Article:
As Part of International Whores Day, SIN is proud to support a red umbrella event.
Sex workers, health workers, sex industry supporters and their friends and families will take to the streets. Dressed in costumes and wigs and carrying red umbrellas and placards, the group will be marching down Fullarton Road Norwood, from The Parade to the Payneham Road intersection, to celebrate International Whores Day.
International Whores Day celebrates the birth of the sex worker rights movement. In Lyons France in 1976, sex workers staged a "church sit in" to protest police brutality and the lack of police attention to crimes against sex workers. Soon community members joined the sex workers and challenged the police to distinguish who is and who isn’t a sex worker, making it difficult for the police to make arrests. This is widely considered to be the birth of the sex workers rights movement.
The word "Whore" has been used as an insult usually towards women, but actually just describes a person who exchanges sex for money. Australian sex workers are actively reclaiming the word and using it to describe themselves. This is much the same as the gay and lesbian community have reclaimed the word "queer". The aim of reclaiming a word such as "whore" is to take away the negative connotations.
Australia has an impressive record in promoting sexual health and preventing transmission of HIV in the sex industry. Using community development strategies, peer education, outreach and by offering a holistic, empowering and confidential health service, the sex worker rights movement and health services have ensured that Australian sex workers enjoy on average better sexual health than the general public and outstanding success in preventing the transmission of HIV in the Australian sex industry. This is not the case anywhere else in the world. Today we celebrate this massive achievement.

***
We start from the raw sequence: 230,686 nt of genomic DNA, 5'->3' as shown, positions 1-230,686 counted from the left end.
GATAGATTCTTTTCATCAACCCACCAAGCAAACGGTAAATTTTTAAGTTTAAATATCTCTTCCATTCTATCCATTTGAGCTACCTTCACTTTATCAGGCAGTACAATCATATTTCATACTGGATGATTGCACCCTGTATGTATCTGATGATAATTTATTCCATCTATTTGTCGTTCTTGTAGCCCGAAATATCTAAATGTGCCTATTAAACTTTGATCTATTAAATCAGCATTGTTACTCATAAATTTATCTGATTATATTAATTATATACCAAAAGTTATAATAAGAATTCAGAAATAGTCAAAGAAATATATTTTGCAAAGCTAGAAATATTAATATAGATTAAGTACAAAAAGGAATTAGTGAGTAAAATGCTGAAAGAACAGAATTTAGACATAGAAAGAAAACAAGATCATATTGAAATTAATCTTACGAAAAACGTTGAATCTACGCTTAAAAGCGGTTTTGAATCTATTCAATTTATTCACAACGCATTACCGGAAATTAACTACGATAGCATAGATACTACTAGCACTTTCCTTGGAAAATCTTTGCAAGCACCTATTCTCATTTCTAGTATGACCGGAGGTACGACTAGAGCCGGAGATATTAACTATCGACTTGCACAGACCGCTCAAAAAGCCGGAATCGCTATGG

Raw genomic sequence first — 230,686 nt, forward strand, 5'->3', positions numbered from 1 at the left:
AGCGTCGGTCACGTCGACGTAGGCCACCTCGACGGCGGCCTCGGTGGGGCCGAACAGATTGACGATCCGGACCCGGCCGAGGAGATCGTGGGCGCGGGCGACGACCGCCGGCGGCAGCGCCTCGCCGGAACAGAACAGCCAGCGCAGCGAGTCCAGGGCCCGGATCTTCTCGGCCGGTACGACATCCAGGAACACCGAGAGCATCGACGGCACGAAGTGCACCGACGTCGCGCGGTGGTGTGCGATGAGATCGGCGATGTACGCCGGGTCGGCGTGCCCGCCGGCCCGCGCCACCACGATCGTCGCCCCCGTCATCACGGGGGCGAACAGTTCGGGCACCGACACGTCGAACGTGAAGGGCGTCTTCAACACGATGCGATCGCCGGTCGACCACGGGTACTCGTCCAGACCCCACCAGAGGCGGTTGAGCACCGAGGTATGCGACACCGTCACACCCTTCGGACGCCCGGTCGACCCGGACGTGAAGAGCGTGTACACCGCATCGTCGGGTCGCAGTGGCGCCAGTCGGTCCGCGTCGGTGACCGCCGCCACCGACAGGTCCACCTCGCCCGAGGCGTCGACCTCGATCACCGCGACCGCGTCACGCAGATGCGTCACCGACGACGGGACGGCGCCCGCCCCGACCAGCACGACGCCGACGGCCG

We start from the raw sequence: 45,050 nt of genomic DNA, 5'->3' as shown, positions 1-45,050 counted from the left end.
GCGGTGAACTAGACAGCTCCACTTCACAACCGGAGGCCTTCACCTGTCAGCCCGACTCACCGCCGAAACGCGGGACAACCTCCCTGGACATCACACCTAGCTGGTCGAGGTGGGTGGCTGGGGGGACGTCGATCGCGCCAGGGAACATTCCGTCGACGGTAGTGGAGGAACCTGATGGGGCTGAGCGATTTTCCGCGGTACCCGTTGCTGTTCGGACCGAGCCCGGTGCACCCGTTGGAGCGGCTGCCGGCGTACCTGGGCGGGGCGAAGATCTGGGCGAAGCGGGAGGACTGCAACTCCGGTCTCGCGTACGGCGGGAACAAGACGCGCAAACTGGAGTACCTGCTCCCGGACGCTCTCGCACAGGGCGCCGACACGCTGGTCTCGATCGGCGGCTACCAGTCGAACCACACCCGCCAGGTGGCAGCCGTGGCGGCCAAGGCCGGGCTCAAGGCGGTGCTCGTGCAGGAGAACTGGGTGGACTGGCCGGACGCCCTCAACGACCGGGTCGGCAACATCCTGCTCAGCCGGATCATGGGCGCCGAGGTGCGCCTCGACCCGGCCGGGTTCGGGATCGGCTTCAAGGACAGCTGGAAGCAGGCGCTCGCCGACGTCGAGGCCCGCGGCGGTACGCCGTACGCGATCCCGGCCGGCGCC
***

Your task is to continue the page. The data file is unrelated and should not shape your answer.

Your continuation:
SIN actively challenge stereotypes about sex workers and the sex industry. We acknowledge that sex work is real employment and as such sex workers must have access to appropriate occupational health and safety standards. Sex workers are much more likely to embrace a community based service that they can identify with, that affirms their choices and actively works to reduce their experience of stigma and discrimination.
The South Australian Sex Industry Network (SIN) is a service by sex workers for sex workers. Our beginnings are with the Prostitutes Association of South Australia (PASA) which was founded in 1986 as a reaction to police harassment of sex workers in Adelaide brothels. PASA quickly became an active and vocal sex worker rights group advocating for progressive law reform and other issues aimed at improving sex workers’ lives. A key issue impacting upon sex workers at this time was HIV and in 1989, PASA and the AIDS Council of South Australia (ACSA) began to work together to provide HIV/AIDS health promotion to the sex worker community.
This year join with sex workers, health workers, sex industry supporters, friends and family to celebrate the success of Australian sex workers in maintaining high standards of sexual health and HIV prevention as part of the struggle for overall health, rights and wellbeing!